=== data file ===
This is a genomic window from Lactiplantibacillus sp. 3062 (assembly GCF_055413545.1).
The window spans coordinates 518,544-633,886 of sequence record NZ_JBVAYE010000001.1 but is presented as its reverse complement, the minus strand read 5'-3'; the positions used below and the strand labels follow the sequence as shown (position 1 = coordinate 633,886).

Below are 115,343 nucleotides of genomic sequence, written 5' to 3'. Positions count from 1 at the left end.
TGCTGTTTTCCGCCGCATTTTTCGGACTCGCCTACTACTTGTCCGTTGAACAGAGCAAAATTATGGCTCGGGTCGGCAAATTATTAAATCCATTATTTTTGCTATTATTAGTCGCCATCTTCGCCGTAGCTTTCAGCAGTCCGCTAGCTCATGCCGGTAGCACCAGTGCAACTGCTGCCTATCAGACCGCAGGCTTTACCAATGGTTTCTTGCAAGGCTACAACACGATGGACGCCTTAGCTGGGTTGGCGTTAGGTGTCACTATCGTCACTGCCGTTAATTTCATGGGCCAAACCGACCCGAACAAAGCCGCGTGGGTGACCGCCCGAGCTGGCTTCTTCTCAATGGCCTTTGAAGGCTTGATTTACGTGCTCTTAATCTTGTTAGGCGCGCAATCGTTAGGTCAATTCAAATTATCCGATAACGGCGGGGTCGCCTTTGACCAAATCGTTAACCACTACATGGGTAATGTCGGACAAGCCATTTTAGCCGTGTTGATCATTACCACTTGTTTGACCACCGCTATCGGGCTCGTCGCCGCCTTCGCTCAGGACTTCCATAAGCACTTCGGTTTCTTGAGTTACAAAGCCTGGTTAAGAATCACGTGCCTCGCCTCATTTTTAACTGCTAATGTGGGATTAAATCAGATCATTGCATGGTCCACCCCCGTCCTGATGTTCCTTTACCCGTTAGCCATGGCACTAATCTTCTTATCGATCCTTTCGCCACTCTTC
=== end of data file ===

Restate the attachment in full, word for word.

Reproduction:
This is a genomic window from Lactiplantibacillus sp. 3062 (assembly GCF_055413545.1).
The window spans coordinates 518,544-633,886 of sequence record NZ_JBVAYE010000001.1 but is presented as its reverse complement, the minus strand read 5'-3'; the positions used below and the strand labels follow the sequence as shown (position 1 = coordinate 633,886).

Below are 115,343 nucleotides of genomic sequence, written 5' to 3'. Positions count from 1 at the left end.
TGCTGTTTTCCGCCGCATTTTTCGGACTCGCCTACTACTTGTCCGTTGAACAGAGCAAAATTATGGCTCGGGTCGGCAAATTATTAAATCCATTATTTTTGCTATTATTAGTCGCCATCTTCGCCGTAGCTTTCAGCAGTCCGCTAGCTCATGCCGGTAGCACCAGTGCAACTGCTGCCTATCAGACCGCAGGCTTTACCAATGGTTTCTTGCAAGGCTACAACACGATGGACGCCTTAGCTGGGTTGGCGTTAGGTGTCACTATCGTCACTGCCGTTAATTTCATGGGCCAAACCGACCCGAACAAAGCCGCGTGGGTGACCGCCCGAGCTGGCTTCTTCTCAATGGCCTTTGAAGGCTTGATTTACGTGCTCTTAATCTTGTTAGGCGCGCAATCGTTAGGTCAATTCAAATTATCCGATAACGGCGGGGTCGCCTTTGACCAAATCGTTAACCACTACATGGGTAATGTCGGACAAGCCATTTTAGCCGTGTTGATCATTACCACTTGTTTGACCACCGCTATCGGGCTCGTCGCCGCCTTCGCTCAGGACTTCCATAAGCACTTCGGTTTCTTGAGTTACAAAGCCTGGTTAAGAATCACGTGCCTCGCCTCATTTTTAACTGCTAATGTGGGATTAAATCAGATCATTGCATGGTCCACCCCCGTCCTGATGTTCCTTTACCCGTTAGCCATGGCACTAATCTTCTTATCGATCCTTTCGCCACTCTTC